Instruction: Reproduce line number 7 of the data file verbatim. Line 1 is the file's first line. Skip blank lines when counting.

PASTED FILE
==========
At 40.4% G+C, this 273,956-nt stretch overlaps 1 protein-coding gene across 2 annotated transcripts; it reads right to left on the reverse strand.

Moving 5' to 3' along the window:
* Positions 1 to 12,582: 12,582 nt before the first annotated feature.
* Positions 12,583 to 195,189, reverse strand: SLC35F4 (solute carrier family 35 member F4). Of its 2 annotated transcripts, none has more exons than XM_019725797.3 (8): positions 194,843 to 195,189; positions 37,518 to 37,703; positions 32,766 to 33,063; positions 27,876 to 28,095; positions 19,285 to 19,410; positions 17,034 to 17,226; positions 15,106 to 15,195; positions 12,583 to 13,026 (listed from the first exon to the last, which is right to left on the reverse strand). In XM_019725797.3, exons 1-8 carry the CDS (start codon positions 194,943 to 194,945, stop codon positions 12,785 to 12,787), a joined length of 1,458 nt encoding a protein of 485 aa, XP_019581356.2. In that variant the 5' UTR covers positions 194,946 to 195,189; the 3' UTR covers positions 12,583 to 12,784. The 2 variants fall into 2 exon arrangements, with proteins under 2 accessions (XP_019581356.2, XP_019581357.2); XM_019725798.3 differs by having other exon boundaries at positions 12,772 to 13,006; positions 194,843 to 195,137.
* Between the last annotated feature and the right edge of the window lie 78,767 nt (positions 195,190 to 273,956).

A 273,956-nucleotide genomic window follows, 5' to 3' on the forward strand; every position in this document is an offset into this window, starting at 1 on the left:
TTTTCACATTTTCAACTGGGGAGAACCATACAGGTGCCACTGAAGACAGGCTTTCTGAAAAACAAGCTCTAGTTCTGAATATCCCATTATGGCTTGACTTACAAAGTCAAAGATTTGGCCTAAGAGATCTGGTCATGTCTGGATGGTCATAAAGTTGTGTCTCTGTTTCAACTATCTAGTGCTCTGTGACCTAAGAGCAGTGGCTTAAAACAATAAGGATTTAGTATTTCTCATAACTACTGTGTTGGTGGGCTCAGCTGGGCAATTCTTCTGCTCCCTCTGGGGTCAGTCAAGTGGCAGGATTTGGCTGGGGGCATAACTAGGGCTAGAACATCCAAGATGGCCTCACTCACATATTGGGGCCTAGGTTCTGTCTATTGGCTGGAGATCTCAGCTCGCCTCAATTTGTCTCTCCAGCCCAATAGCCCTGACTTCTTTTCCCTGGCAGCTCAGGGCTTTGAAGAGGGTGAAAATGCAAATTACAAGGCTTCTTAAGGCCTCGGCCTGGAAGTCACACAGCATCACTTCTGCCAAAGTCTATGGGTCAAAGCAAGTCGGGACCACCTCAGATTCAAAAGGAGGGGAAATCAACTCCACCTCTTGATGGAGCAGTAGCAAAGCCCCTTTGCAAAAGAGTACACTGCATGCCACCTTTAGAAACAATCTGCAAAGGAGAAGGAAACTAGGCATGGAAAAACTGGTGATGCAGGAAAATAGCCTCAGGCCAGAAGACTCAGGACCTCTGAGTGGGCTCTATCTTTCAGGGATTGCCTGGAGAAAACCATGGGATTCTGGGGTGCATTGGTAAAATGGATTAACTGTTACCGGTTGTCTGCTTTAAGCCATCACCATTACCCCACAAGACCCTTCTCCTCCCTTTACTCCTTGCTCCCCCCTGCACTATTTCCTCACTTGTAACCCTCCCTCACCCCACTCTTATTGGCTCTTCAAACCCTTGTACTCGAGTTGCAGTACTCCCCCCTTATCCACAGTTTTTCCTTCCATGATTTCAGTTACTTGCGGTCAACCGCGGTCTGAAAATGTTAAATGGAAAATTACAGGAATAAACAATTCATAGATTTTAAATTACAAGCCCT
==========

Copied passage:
TTTTCACATTTTCAACTGGGGAGAACCATACAGGTGCCACTGAAGACAGGCTTTCTGAAAAACAAGCTCTAGTTCTGAATATCCCATTATGGCTTGACTTACAAAGTCAAAGATTTGGCCTAAGAGATCTGGTCATGTCTGGATGGTCATAAAGTTGTGTCTCTGTTTCAACTATCTAGTGCTCTGTGACCTAAGAGCAGTGGCTTAAAACAATAAGGATTTAGTATTTCTCATAACTACTGTGTTGGTGGGCTCAGCTGGGCAATTCTTCTGCTCCCTCTGGGGTCAGTCAAGTGGCAGGATTTGGCTGGGGGCATAACTAGGGCTAGAACATCCAAGATGGCCTCACTCACATATTGGGGCCTAGGTTCTGTCTATTGGCTGGAGATCTCAGCTCGCCTCAATTTGTCTCTCCAGCCCAATAGCCCTGACTTCTTTTCCCTGGCAGCTCAGGGCTTTGAAGAGGGTGAAAATGCAAATTACAAGGCTTCTTAAGGCCTCGGCCTGGAAGTCACACAGCATCACTTCTGCCAAAGTCTATGGGTCAAAGCAAGTCGGGACCACCTCAGATTCAAAAGGAGGGGAAATCAACTCCACCTCTTGATGGAGCAGTAGCAAAGCCCCTTTGCAAAAGAGTACACTGCATGCCACCTTTAGAAACAATCTGCAAAGGAGAAGGAAACTAGGCATGGAAAAACTGGTGATGCAGGAAAATAGCCTCAGGCCAGAAGACTCAGGACCTCTGAGTGGGCTCTATCTTTCAGGGATTGCCTGGAGAAAACCATGGGATTCTGGGGTGCATTGGTAAAATGGATTAACTGTTACCGGTTGTCTGCTTTAAGCCATCACCATTACCCCACAAGACCCTTCTCCTCCCTTTACTCCTTGCTCCCCCCTGCACTATTTCCTCACTTGTAACCCTCCCTCACCCCACTCTTATTGGCTCTTCAAACCCTTGTACTCGAGTTGCAGTACTCCCCCCTTATCCACAGTTTTTCCTTCCATGATTTCAGTTACTTGCGGTCAACCGCGGTCTGAAAATGTTAAATGGAAAATTACAGGAATAAACAATTCATAGATTTTAAATTACAAGCCCT